Love at first look
Love at first sight. You can almost hear the music start to swell as you and your love lock eyes for the very first time.
Okay, sure, that mostly only happens in movies. And for many engaged couples, that’s not quite how their story begins. (We’re looking at you, “friend-zone”)
As your wedding day gets closer and your to-do list starts to grow, it might be easy to overlook something as simple as the very moment when your future husband sees you in your wedding dress for the very first time.
Your love story might not have started with “love at first sight,” but this wedding day moment is a chance to capture “love at first look.” And this time, you get to plan it however you would like.
To do this, it’s helpful to decide what kind of moment you want your “first look” to be, public or private. It’s also helpful to consider if, how or what you want your photographer to capture.
Here comes the bride
When it comes to “first looks,” the more traditional option (and what is often portrayed in movies) is when your future husband sees you for the first time as you walk down the aisle.
If you and your fiance decide this is the kind of “first look” you want, deciding this early on in the planning phase will be helpful to your photographer as it will shape what kind of photos can be done before the ceremony and what has to wait until afterwards. For couples doing this traditional “first look,” your photographer will focus on photos of you with your bridesmaids and the groom with his groomsmen beforehand, but a large majority of the photos will have to wait until later in the day. The time between the ceremony and the reception will be more schedule, but this option leaves you with the possibility of a relaxing morning or extra time to get ready.
This being said, there is still the opportunity to “meet” before the the ceremony without actually seeing one another. Whether that’s exchanging letters, gifts or saying a prayer together, all of this can be captured beautifully by your photographer. This still leaves the emphasis on your “first look” on that very moment when you step into the aisle and your groom sees you for the first time.
Moreover, this option might be a good fit for you if you’re not overly worried about getting a lot of photos from this particular part of your day. Even if your photographer has a second shooter, this “first look” happens within a very small window of time and your photographer team won’t be able to capture this moment from every angle. But you will get to experience this moment fully in the moment.
There are also emotions to consider. This is your happy day and while you and your husband might be crying tears of joy, not every couple is comfortable doing that in front of everyone they know. True, your friends and family will hopefully see this climactic moment of vulnerability as beautiful, but the possibility of publicly crying may cause you or your husband added anxiety. If that stresses you out, let’s look at option two and leave the publicly weeping option to your Great Aunt Elma.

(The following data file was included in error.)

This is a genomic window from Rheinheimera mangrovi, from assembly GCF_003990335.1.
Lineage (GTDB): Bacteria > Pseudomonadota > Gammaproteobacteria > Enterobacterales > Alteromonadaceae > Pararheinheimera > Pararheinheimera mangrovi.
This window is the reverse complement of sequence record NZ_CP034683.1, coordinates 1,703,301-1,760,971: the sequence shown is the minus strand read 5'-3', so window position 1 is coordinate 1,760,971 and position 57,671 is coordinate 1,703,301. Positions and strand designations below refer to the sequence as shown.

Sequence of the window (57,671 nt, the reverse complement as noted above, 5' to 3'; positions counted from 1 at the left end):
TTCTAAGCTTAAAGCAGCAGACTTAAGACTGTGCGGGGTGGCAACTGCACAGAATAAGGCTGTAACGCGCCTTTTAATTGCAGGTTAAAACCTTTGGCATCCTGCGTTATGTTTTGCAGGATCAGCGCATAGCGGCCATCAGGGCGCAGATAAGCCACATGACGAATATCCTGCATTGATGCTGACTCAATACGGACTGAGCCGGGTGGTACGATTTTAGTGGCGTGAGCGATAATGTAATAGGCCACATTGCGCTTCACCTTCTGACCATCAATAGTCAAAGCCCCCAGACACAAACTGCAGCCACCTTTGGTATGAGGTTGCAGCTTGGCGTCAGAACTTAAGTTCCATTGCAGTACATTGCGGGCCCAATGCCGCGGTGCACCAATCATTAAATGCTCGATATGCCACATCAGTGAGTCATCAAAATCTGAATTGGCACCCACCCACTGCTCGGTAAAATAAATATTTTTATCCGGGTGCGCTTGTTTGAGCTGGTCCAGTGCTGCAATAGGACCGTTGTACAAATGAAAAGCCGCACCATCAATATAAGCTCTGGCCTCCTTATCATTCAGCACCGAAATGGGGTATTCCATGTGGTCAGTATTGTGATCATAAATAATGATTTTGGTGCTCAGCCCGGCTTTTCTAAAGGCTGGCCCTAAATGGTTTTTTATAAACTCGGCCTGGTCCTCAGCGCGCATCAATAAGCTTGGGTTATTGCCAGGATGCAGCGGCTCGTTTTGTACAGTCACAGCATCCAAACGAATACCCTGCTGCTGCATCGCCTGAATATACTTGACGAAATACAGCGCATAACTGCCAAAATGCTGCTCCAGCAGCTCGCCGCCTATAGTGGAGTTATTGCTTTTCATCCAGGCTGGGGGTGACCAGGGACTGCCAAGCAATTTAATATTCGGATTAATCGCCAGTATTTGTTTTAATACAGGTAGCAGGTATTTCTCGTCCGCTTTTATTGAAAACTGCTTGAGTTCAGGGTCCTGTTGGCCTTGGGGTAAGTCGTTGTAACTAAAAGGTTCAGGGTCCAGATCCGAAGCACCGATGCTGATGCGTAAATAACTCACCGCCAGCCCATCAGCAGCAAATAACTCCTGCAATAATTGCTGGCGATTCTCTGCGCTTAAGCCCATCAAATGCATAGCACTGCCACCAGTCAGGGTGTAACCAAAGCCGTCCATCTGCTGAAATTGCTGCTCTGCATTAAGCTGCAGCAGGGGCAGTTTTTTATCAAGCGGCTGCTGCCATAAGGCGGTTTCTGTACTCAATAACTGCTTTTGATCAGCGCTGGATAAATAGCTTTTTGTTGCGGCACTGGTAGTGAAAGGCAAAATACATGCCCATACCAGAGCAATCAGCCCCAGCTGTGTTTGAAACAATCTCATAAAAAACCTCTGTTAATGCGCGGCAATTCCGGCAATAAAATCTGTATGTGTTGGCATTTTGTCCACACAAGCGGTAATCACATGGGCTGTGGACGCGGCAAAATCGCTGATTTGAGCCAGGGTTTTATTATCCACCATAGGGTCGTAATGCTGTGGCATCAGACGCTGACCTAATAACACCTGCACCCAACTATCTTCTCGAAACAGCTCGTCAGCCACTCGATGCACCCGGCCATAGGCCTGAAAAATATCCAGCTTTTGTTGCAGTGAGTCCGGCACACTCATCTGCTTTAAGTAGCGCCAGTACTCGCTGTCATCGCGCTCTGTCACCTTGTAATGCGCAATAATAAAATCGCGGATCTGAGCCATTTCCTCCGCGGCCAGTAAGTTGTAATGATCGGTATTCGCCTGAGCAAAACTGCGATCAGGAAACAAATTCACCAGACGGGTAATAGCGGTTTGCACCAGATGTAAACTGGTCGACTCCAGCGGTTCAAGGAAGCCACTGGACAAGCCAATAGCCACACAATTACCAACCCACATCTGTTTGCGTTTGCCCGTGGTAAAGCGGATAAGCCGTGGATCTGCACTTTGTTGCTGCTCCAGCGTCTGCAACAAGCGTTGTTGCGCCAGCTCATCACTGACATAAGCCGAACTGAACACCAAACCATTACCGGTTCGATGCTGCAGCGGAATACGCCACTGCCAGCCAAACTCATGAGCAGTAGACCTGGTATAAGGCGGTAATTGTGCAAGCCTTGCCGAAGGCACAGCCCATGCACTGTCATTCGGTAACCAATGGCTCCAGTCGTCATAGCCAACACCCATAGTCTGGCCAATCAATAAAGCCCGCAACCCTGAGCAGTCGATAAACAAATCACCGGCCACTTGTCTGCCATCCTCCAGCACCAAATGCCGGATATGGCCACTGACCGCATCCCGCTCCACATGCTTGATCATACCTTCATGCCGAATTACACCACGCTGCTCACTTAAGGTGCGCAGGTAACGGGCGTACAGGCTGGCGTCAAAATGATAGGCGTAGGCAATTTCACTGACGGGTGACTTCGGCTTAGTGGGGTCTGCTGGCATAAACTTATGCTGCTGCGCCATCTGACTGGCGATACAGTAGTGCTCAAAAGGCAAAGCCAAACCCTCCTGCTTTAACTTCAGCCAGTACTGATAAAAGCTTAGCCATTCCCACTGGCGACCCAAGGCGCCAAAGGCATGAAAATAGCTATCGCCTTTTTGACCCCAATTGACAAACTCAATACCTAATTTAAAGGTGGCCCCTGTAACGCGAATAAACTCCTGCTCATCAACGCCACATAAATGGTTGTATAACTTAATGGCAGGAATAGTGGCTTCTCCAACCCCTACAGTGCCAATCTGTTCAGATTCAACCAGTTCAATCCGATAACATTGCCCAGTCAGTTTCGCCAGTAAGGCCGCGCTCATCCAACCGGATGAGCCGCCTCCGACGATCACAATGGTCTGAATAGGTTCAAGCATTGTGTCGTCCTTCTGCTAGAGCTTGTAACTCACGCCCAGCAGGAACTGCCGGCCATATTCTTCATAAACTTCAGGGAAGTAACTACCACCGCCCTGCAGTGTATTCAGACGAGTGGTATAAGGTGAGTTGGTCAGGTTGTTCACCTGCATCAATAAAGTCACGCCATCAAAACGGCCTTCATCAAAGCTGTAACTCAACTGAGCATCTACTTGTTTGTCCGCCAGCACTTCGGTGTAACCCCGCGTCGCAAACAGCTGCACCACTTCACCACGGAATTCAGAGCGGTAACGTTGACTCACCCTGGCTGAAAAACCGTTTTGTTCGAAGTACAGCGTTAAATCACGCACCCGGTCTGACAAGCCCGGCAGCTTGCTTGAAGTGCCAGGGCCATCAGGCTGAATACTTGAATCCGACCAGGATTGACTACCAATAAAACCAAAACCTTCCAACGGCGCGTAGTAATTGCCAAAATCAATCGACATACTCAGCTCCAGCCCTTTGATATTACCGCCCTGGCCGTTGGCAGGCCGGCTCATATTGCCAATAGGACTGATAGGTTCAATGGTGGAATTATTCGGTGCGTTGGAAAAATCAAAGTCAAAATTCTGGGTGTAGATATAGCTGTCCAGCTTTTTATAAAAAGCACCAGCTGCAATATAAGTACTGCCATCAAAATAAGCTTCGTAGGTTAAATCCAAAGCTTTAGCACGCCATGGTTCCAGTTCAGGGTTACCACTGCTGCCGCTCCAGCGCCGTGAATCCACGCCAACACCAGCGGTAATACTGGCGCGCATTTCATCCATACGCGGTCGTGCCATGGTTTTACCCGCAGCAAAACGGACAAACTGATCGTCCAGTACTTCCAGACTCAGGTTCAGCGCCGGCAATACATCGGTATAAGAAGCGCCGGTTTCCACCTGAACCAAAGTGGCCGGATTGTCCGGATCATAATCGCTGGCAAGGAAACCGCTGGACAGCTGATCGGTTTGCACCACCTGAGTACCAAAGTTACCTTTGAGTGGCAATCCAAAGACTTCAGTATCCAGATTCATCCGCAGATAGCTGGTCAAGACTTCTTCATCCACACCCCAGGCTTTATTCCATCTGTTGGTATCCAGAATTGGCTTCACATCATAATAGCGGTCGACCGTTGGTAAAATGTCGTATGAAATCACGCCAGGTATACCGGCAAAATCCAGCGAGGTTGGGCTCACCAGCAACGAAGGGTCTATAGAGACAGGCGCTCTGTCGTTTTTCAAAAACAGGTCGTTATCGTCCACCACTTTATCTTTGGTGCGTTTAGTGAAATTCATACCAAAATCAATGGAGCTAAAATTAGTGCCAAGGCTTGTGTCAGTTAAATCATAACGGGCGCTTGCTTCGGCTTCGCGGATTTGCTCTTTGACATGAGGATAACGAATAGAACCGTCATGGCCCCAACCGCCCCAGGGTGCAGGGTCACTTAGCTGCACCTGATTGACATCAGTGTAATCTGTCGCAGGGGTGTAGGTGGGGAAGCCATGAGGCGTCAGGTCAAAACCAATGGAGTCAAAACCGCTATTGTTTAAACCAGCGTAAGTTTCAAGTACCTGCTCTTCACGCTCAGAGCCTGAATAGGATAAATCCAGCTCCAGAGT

One, two, three…
If having your “first look” on the aisle is too much social pressure for you, plan to “sneak” away with your groom before the ceremony for a more intimate moment. While this option isn’t as “traditional,” it has quickly become the norm for couples who want to get a majority of their photos taken before the celebration begins. This “first look” happens at a prearranged time and it is usually just the couple and the photographer. The groom is stationed with his back towards his bride and when given the signal, he turns around. If amazing photos from your “first look” is important to you, this might be the option for you.
Plus, this version of the “first look” is fairly unstructured and you and your groom could potentially have a few extra moments together alone before everything really gets underway. From a photographer stand point, this option will make your schedule more “front heavy.” This means that a lot of your photos are done right away. While this option will make the first part of your day busier, it will leave you plenty of time between the ceremony and the reception for you and your new husband to enjoy a leisurely cocktail hour. Cheers to that.
Secret Option 3
Overall, what really matters most is how you and your partner want to capture this moment together. The moment you see each other on your wedding day can be crafted however you want. Take [BRIDE] and [GROOM]’s first look for example. [BRIDE] made absolute sure her future husband would not forget this moment by surprising him with a T-rex costume.
Yep. That’s right. A T-rex costume.
“On Halloween, a friend of mine came to our office party dressed in a giant, inflatable T-Rex costume,” [BRIDE] told us. “As soon as I saw it, I knew I wanted it for my first look. My (now) husband and I like to keep things light and fun, and I thought this would be a perfect way to take some of the pressure off on what can be a stressful day. He had no clue I was planning this, and his reaction was priceless. People are surprised to learn I was all made up under there. Luckily, my Adore dress wasn’t big or poofy, otherwise I’m not sure I would have pulled it off!”
Whether you want to go the more traditional route, have a private moment or something completely different, remember there is no right or wrong way to fall in love at first look.
And if you want to surprise your future spouse by showing up in a dinosaur costume, that’s totally up you.
Just wait until you see this whole wedding featured on the next #adorerealbride post!
The Adore Squad